The simple circuit analysis techniques we’ll cover in this post are basic, yet important.
Anyone can copy a circuit or project from the Internet or a book. But if you want to be able to design your own circuits, understand how things work, and be able to competently troubleshoot when things go wrong (and they will!) an understanding of the basics of electronics and electricity is crucial.
For example, consider the mega-popular Raspberry Pi. By itself, it can do little besides maybe teach you something about Linux and programming. But if you really want to get the most out of it (or any other micro or platform) you’ll need to connect other things to it.
Not only can learning the basics shed some light on how your platform or board of choice works (and maybe keep you from frying it), it can shed light on how the circuits you connect to it work.
And there are many instances where you may be able to skip the microcontroller all together, using discrete components or ICs to accomplish your task. This can reduce the complexity, cost, and time required to bring your creation to life. Save your $25 Arduino for a more complex project, such as home automation. Of course, one needs to understand at least the basics of electronics to do this.
Circuit Analysis 101
This article covers basic circuit analysis, so in that spirit we’ll only be talking about DC circuits. Perhaps we’ll cover AC circuits in another post.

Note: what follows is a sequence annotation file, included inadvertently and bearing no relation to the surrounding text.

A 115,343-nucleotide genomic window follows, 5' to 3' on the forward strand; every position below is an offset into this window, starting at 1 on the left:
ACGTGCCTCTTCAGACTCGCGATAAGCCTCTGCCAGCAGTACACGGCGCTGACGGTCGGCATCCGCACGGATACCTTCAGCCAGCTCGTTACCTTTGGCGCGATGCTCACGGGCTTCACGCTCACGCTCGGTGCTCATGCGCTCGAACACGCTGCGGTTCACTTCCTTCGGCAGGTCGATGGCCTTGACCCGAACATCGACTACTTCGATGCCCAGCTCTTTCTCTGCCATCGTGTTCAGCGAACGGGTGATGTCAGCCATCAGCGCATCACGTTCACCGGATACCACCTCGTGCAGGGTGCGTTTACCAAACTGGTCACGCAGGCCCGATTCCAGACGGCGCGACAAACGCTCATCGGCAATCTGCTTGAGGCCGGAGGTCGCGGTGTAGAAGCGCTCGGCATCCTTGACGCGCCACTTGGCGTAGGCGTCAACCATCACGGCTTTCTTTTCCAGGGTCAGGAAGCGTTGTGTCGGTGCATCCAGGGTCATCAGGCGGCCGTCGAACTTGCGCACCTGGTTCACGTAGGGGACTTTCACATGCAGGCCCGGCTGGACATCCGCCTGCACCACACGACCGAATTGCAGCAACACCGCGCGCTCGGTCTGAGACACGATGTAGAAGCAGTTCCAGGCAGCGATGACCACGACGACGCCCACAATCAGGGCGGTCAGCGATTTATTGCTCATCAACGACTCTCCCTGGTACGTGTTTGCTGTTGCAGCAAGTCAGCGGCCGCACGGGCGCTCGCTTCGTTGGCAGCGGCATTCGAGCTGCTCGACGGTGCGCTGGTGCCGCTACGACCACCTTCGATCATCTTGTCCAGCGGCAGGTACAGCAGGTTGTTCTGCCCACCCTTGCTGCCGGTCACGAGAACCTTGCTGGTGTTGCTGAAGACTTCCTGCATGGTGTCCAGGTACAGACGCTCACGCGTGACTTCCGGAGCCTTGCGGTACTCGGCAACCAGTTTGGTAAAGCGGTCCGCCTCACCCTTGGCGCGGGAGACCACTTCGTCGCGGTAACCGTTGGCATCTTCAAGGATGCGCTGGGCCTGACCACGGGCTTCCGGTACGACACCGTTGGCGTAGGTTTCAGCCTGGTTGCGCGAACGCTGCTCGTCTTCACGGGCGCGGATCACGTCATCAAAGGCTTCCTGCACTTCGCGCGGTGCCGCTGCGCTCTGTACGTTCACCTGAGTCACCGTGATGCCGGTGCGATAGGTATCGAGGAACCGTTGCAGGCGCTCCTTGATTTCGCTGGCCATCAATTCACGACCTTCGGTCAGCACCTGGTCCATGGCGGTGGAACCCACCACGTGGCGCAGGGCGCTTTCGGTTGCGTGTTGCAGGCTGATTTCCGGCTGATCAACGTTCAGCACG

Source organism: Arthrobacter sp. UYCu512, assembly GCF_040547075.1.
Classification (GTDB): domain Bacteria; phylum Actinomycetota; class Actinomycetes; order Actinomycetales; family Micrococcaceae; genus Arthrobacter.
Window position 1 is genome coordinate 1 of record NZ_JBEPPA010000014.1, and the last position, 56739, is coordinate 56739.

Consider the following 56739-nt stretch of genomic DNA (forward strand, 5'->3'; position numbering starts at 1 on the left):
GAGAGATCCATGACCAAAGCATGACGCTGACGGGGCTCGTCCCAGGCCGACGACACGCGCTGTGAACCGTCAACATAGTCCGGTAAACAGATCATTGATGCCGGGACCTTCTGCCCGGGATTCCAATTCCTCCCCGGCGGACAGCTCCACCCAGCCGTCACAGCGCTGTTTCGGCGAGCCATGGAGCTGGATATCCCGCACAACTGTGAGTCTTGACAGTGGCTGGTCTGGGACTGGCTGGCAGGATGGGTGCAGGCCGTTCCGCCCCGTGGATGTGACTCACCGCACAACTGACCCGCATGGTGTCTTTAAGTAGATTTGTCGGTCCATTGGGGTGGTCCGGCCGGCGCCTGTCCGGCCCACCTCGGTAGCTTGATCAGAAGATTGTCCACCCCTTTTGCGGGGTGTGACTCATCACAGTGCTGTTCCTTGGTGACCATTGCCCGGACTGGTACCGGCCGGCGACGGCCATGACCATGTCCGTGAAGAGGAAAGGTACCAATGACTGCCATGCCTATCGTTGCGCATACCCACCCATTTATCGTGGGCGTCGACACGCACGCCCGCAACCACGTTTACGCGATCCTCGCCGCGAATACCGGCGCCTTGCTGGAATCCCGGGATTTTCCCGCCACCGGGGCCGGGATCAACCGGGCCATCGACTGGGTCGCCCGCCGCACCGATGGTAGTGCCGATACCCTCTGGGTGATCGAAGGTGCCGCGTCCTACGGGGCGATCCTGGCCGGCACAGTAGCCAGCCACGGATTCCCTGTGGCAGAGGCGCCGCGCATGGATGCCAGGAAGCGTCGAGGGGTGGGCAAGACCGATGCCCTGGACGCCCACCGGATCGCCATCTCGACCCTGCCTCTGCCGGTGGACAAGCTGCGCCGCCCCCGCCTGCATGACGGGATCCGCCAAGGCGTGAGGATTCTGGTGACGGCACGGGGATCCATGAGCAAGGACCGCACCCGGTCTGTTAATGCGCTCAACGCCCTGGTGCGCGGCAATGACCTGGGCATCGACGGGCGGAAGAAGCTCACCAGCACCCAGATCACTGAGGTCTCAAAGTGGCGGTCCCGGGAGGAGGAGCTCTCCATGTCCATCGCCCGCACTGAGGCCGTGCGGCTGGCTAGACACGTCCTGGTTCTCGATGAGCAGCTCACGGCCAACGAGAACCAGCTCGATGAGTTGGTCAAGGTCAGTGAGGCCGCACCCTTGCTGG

Also, we’ll forget about things like capacitors and inductors for now and focus on circuits containing only resistors in an effort to keep things simple. Again, these types of circuits will probably make an appearance in another post.
Note, however, that most of the techniques I present here will work on circuits containing capacitors and inductors as well as resistors. The only exception would be the way capacitors add up in series or parallel.
If you’ve been dabbling in electronics for more than 5 minutes, you likely know how to combine resistors. However, some of you may be brand-spanking new, so we’ll quickly review this. I will assume, however, that you know the difference between series and parallel circuits and how current and voltage behave in each.
Resistors in series simply add up. For example, the total resistance in the circuit from figure 1 is simply:
Rtotal = R1 + R2 + R3 + R4
Figure 1: series connected resistors.
The total resistance in a parallel circuit is always lower than the lowest-value resistor. So, if R1 were the smallest resistor in the circuit in figure 2, the total resistance would be less than R1.
To get the total resistance in a parallel circuit, we add up the reciprocal of all the resistances and then take the reciprocal of this sum.
Figure 2: resistors in parallel.
Consider the circuit in figure 2. The total resistance would be:
As we’ll find out in the next post, there are shortcuts that work on some parallel circuits.
Many circuits you’ll encounter in real life are series-parallel circuits which are a combination of the two types we just spoke of. An example of a series-parallel circuit is given in figure 3.
Figure 3: a series-parallel circuit.